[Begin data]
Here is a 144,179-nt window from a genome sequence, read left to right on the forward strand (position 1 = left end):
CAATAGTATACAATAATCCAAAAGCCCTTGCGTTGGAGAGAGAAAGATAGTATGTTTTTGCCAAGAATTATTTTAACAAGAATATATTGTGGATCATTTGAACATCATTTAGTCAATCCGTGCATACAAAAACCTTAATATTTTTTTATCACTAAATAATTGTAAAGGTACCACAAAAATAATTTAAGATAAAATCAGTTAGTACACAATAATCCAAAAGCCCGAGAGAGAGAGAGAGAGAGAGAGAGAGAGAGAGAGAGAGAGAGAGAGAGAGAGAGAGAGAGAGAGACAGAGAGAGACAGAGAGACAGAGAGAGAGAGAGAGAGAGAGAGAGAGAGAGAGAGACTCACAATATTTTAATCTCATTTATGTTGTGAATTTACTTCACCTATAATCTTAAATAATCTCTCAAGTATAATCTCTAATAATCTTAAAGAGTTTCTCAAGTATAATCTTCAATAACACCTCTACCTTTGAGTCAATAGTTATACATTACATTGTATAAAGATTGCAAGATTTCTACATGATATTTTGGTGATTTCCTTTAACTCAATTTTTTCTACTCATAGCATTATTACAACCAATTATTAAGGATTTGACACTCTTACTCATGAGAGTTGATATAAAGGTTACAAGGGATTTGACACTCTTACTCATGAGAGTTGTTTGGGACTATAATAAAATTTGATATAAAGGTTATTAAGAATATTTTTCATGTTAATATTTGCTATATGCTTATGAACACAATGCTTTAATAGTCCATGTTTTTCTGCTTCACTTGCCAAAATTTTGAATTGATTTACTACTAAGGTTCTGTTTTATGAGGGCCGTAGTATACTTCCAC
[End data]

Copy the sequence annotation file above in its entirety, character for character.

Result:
Here is a 144,179-nt window from a genome sequence, read left to right on the forward strand (position 1 = left end):
CAATAGTATACAATAATCCAAAAGCCCTTGCGTTGGAGAGAGAAAGATAGTATGTTTTTGCCAAGAATTATTTTAACAAGAATATATTGTGGATCATTTGAACATCATTTAGTCAATCCGTGCATACAAAAACCTTAATATTTTTTTATCACTAAATAATTGTAAAGGTACCACAAAAATAATTTAAGATAAAATCAGTTAGTACACAATAATCCAAAAGCCCGAGAGAGAGAGAGAGAGAGAGAGAGAGAGAGAGAGAGAGAGAGAGAGAGAGAGAGAGAGAGAGAGACAGAGAGAGACAGAGAGACAGAGAGAGAGAGAGAGAGAGAGAGAGAGAGAGAGAGACTCACAATATTTTAATCTCATTTATGTTGTGAATTTACTTCACCTATAATCTTAAATAATCTCTCAAGTATAATCTCTAATAATCTTAAAGAGTTTCTCAAGTATAATCTTCAATAACACCTCTACCTTTGAGTCAATAGTTATACATTACATTGTATAAAGATTGCAAGATTTCTACATGATATTTTGGTGATTTCCTTTAACTCAATTTTTTCTACTCATAGCATTATTACAACCAATTATTAAGGATTTGACACTCTTACTCATGAGAGTTGATATAAAGGTTACAAGGGATTTGACACTCTTACTCATGAGAGTTGTTTGGGACTATAATAAAATTTGATATAAAGGTTATTAAGAATATTTTTCATGTTAATATTTGCTATATGCTTATGAACACAATGCTTTAATAGTCCATGTTTTTCTGCTTCACTTGCCAAAATTTTGAATTGATTTACTACTAAGGTTCTGTTTTATGAGGGCCGTAGTATACTTCCAC